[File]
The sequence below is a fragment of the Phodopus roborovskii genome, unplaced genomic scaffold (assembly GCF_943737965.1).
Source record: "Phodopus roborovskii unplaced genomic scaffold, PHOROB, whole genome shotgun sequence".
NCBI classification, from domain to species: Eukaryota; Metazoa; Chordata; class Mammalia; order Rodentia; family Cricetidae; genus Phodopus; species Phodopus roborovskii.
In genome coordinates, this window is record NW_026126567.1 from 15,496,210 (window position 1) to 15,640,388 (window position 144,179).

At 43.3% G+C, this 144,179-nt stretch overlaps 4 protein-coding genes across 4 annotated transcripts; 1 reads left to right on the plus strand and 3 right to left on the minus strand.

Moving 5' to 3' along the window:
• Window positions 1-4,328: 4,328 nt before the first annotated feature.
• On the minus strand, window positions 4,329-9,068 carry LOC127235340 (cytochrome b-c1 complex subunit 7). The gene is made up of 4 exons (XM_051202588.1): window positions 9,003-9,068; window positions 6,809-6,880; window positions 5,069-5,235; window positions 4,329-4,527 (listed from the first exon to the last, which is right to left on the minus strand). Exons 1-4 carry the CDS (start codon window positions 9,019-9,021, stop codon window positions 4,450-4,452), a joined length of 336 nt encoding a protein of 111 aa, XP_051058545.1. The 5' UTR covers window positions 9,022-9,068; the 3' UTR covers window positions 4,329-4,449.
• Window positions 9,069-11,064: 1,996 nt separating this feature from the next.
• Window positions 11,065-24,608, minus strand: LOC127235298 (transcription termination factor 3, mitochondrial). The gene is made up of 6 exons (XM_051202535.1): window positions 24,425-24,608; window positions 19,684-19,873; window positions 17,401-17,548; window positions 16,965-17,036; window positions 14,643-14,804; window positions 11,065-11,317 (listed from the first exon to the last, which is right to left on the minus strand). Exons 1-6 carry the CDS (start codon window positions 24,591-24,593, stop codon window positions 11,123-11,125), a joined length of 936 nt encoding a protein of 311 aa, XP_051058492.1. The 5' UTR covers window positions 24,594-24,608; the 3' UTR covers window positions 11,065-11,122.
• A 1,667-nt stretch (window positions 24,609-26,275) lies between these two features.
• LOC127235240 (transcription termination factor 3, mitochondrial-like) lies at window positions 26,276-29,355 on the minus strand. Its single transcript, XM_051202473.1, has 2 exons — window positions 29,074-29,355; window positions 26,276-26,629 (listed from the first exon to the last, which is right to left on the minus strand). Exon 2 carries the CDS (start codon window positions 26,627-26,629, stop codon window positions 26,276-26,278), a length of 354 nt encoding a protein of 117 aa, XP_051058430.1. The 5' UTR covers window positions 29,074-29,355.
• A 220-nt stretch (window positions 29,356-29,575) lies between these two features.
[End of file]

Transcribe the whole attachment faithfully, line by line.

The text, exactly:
The sequence below is a fragment of the Phodopus roborovskii genome, unplaced genomic scaffold (assembly GCF_943737965.1).
Source record: "Phodopus roborovskii unplaced genomic scaffold, PHOROB, whole genome shotgun sequence".
NCBI classification, from domain to species: Eukaryota; Metazoa; Chordata; class Mammalia; order Rodentia; family Cricetidae; genus Phodopus; species Phodopus roborovskii.
In genome coordinates, this window is record NW_026126567.1 from 15,496,210 (window position 1) to 15,640,388 (window position 144,179).

At 43.3% G+C, this 144,179-nt stretch overlaps 4 protein-coding genes across 4 annotated transcripts; 1 reads left to right on the plus strand and 3 right to left on the minus strand.

Moving 5' to 3' along the window:
• Window positions 1-4,328: 4,328 nt before the first annotated feature.
• On the minus strand, window positions 4,329-9,068 carry LOC127235340 (cytochrome b-c1 complex subunit 7). The gene is made up of 4 exons (XM_051202588.1): window positions 9,003-9,068; window positions 6,809-6,880; window positions 5,069-5,235; window positions 4,329-4,527 (listed from the first exon to the last, which is right to left on the minus strand). Exons 1-4 carry the CDS (start codon window positions 9,019-9,021, stop codon window positions 4,450-4,452), a joined length of 336 nt encoding a protein of 111 aa, XP_051058545.1. The 5' UTR covers window positions 9,022-9,068; the 3' UTR covers window positions 4,329-4,449.
• Window positions 9,069-11,064: 1,996 nt separating this feature from the next.
• Window positions 11,065-24,608, minus strand: LOC127235298 (transcription termination factor 3, mitochondrial). The gene is made up of 6 exons (XM_051202535.1): window positions 24,425-24,608; window positions 19,684-19,873; window positions 17,401-17,548; window positions 16,965-17,036; window positions 14,643-14,804; window positions 11,065-11,317 (listed from the first exon to the last, which is right to left on the minus strand). Exons 1-6 carry the CDS (start codon window positions 24,591-24,593, stop codon window positions 11,123-11,125), a joined length of 936 nt encoding a protein of 311 aa, XP_051058492.1. The 5' UTR covers window positions 24,594-24,608; the 3' UTR covers window positions 11,065-11,122.
• A 1,667-nt stretch (window positions 24,609-26,275) lies between these two features.
• LOC127235240 (transcription termination factor 3, mitochondrial-like) lies at window positions 26,276-29,355 on the minus strand. Its single transcript, XM_051202473.1, has 2 exons — window positions 29,074-29,355; window positions 26,276-26,629 (listed from the first exon to the last, which is right to left on the minus strand). Exon 2 carries the CDS (start codon window positions 26,627-26,629, stop codon window positions 26,276-26,278), a length of 354 nt encoding a protein of 117 aa, XP_051058430.1. The 5' UTR covers window positions 29,074-29,355.
• A 220-nt stretch (window positions 29,356-29,575) lies between these two features.